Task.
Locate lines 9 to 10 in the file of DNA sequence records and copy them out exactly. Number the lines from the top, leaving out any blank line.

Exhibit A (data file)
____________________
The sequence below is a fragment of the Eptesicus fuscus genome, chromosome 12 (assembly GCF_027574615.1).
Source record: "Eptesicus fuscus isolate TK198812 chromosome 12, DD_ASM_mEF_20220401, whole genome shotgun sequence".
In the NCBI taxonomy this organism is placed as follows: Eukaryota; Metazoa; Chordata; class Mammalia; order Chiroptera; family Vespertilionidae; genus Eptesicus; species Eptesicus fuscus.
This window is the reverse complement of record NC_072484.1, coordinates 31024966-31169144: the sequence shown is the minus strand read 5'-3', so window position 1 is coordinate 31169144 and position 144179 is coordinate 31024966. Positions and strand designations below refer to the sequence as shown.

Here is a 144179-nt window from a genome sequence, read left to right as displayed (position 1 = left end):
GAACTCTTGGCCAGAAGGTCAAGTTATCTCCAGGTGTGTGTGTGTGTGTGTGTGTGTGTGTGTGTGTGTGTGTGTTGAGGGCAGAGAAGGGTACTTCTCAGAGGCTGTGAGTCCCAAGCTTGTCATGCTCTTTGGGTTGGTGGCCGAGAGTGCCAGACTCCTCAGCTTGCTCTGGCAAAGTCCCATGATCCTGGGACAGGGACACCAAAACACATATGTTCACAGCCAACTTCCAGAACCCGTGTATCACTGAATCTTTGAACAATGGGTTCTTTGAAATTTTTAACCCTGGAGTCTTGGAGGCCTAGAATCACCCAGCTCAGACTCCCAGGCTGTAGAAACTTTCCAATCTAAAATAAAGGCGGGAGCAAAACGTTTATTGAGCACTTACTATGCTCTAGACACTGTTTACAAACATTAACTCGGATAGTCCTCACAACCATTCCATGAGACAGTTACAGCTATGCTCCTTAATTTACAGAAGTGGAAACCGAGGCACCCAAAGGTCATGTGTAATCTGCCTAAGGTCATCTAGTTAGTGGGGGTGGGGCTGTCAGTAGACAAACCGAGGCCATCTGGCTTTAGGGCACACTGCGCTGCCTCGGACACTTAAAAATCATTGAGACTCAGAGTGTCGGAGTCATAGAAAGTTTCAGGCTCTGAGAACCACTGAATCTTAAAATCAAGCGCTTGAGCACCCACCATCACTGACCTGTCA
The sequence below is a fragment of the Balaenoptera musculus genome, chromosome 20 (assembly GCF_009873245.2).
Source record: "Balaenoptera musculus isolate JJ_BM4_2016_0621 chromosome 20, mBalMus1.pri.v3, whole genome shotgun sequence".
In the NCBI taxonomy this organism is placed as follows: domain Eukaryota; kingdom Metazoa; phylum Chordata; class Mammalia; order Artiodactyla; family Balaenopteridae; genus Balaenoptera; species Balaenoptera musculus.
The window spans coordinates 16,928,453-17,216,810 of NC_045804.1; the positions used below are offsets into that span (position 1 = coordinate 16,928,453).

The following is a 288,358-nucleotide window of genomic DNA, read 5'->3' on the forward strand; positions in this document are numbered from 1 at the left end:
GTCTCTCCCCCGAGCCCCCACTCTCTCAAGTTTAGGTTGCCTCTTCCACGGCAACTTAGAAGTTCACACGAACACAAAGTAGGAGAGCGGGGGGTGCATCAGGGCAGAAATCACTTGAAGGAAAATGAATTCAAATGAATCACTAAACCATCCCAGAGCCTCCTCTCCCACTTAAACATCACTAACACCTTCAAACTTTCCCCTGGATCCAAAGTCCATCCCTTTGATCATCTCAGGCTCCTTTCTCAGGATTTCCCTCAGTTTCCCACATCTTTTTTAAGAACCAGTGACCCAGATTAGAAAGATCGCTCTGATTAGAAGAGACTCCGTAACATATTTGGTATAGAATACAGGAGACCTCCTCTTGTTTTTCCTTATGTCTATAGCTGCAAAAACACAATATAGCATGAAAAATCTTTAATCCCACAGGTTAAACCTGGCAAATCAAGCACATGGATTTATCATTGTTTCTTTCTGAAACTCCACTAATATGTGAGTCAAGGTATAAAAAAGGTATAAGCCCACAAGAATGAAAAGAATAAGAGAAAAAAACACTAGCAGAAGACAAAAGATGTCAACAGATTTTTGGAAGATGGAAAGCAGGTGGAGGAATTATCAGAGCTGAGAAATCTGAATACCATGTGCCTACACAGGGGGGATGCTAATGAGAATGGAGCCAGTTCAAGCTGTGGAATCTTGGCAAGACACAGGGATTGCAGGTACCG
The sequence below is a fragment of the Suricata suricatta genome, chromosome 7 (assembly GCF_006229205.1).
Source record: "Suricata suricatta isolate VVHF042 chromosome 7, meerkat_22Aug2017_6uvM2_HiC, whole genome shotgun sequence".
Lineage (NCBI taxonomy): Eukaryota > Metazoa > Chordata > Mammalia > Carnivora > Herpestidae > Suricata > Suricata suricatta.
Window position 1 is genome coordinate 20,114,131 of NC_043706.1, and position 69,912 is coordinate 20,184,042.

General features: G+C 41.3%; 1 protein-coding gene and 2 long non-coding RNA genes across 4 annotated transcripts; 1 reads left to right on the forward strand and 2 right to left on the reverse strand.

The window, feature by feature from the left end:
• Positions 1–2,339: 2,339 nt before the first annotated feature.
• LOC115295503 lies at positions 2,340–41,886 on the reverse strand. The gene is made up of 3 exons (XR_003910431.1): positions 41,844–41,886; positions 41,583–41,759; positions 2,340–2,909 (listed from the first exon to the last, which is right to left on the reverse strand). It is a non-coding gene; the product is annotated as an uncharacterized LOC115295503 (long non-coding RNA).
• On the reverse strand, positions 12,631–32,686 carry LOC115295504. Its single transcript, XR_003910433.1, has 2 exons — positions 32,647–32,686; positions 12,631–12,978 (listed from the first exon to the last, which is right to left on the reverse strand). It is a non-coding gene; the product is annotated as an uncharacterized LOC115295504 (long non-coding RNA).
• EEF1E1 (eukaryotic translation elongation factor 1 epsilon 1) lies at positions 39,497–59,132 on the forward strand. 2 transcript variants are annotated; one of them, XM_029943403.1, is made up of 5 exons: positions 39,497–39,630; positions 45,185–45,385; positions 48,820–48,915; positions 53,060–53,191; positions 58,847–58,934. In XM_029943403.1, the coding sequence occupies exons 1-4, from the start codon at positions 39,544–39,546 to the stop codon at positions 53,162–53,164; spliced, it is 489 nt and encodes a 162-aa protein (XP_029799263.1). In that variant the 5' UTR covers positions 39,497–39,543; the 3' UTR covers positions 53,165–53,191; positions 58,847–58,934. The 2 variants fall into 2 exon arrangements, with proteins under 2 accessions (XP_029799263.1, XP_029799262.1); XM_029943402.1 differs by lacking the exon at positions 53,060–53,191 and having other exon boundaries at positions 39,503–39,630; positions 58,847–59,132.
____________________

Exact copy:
In the NCBI taxonomy this organism is placed as follows: domain Eukaryota; kingdom Metazoa; phylum Chordata; class Mammalia; order Artiodactyla; family Balaenopteridae; genus Balaenoptera; species Balaenoptera musculus.
The window spans coordinates 16,928,453-17,216,810 of NC_045804.1; the positions used below are offsets into that span (position 1 = coordinate 16,928,453).